As the Mass or liturgical service commences, a team of eight men, known as the “tiraboleiros” (incense pullers), take their positions at the ropes attached to the pulley system. At a specific moment during the ceremony, the tiraboleiros begin to rhythmically pull the ropes, setting the massive Censer in motion.

The Botafumeiro starts to swing gently at first, but as the tiraboleiros increase the force and speed of their pulls, the thurible’s arc grows wider and higher, reaching heights of up to 21 meters (68 feet) and spanning the entire length of the nave. The buildup of momentum creates a mesmerizing pendulum-like motion that fills the sacred space with thick, fragrant clouds of incense.

Role of the “Tiraboleiros” (Incense Pullers)

The tiraboleiros, or incense pullers, play a crucial role in the operation of the Botafumeiro. These skilled individuals, often recruited from the local community, undergo extensive training to master the intricate art of pulling the ropes in perfect synchronization.

Their movements are choreographed with precision, as they work in unison to control the speed, height, and arc of the swing. The tiraboleiros must also possess physical strength and endurance, as the ritual can last for several minutes, requiring sustained effort to maintain the pendulum-like motion..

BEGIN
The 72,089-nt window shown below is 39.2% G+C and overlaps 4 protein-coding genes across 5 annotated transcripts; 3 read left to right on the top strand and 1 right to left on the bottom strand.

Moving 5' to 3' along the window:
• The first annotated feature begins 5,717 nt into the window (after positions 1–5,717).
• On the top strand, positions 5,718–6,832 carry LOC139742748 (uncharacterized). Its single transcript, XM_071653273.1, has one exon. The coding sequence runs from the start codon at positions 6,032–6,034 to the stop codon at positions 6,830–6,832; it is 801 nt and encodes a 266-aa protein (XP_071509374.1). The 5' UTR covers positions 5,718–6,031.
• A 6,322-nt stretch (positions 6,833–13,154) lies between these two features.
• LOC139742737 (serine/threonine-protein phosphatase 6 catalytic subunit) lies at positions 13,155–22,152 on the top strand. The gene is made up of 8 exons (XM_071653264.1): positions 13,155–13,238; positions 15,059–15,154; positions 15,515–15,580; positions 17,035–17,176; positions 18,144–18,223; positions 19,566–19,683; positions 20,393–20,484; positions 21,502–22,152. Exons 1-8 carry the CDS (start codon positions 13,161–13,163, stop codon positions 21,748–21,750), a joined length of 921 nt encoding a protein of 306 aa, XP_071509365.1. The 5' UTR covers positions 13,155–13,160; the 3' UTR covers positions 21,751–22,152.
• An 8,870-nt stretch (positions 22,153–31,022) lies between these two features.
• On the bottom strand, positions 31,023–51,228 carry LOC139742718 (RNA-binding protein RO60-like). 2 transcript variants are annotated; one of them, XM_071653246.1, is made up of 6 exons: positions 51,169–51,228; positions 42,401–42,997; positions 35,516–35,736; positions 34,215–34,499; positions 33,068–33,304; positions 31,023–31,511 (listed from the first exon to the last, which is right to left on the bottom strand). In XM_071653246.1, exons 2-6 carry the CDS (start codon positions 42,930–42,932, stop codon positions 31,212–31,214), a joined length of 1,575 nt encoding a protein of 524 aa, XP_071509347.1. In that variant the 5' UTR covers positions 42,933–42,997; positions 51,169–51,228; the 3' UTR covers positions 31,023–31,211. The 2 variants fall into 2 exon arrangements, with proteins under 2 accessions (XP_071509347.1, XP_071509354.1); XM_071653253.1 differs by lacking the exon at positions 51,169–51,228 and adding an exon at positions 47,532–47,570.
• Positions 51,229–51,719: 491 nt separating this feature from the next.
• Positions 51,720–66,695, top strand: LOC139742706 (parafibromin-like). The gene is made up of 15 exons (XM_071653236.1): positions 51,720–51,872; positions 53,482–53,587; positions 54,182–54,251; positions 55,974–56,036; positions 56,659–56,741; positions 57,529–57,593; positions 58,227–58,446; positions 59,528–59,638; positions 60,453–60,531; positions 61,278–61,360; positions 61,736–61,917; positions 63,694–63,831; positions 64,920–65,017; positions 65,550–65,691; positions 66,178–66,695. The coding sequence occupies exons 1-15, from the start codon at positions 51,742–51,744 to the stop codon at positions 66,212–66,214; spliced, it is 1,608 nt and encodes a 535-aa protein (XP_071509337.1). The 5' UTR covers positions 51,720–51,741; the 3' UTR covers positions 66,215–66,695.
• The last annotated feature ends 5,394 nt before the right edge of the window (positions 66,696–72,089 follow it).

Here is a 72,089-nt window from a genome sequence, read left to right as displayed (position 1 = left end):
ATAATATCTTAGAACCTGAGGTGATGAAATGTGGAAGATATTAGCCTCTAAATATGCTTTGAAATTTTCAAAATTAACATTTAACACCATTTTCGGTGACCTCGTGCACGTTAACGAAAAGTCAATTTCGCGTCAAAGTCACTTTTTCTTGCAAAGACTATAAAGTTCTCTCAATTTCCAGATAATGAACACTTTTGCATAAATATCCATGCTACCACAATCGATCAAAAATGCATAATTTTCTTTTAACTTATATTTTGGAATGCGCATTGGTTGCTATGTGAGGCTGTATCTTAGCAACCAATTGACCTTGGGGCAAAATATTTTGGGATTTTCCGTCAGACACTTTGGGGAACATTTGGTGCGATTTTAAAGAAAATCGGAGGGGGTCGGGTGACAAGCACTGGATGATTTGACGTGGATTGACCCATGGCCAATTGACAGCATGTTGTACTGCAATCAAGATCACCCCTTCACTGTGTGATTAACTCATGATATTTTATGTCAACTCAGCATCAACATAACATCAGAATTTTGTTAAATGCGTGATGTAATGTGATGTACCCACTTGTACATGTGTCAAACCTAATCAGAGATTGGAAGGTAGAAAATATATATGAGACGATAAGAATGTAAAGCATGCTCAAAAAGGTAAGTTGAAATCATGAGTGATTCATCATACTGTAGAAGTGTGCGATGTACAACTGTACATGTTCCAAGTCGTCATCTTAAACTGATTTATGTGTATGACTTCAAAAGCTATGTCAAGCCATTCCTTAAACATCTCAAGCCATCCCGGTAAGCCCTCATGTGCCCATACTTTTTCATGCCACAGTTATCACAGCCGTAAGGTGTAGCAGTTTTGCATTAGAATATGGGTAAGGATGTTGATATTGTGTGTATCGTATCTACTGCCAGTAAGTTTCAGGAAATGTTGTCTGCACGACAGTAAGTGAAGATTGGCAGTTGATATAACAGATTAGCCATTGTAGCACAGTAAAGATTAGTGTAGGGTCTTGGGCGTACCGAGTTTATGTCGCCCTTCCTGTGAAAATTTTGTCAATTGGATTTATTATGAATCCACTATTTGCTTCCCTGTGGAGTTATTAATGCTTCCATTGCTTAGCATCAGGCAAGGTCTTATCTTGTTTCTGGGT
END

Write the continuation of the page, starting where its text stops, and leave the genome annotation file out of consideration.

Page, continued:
Cultural and Religious Importance

The Botafumeiro has become an iconic symbol of the city of Santiago de Compostela, inextricably linked to its cultural identity and religious heritage. For centuries, the ritual of swinging the colossal incense burner has been a source of pride and fascination for the local community, attracting visitors and pilgrims from around the world.

Significance in the Camino Pilgrimage

The Camino de Santiago, is one of the most famous and spiritually significant pilgrimage routes in the Christian world. For millions of pilgrims who undertake this arduous journey.

The Cathedral of Santiago de Compostela represents the culmination of their pilgrimage, and witnessing the Botafumeiro in action is often considered a highlight.

The swinging of the Censer is not only a visual spectacle but also a symbolic representation of the pilgrims’ journey, with the incense smoke representing the prayers and sacrifices made along the way.

For many pilgrims, the ritual serves as a powerful reminder of the spiritual transformation and purification that occurs through their journey.

Ties to Catholic Tradition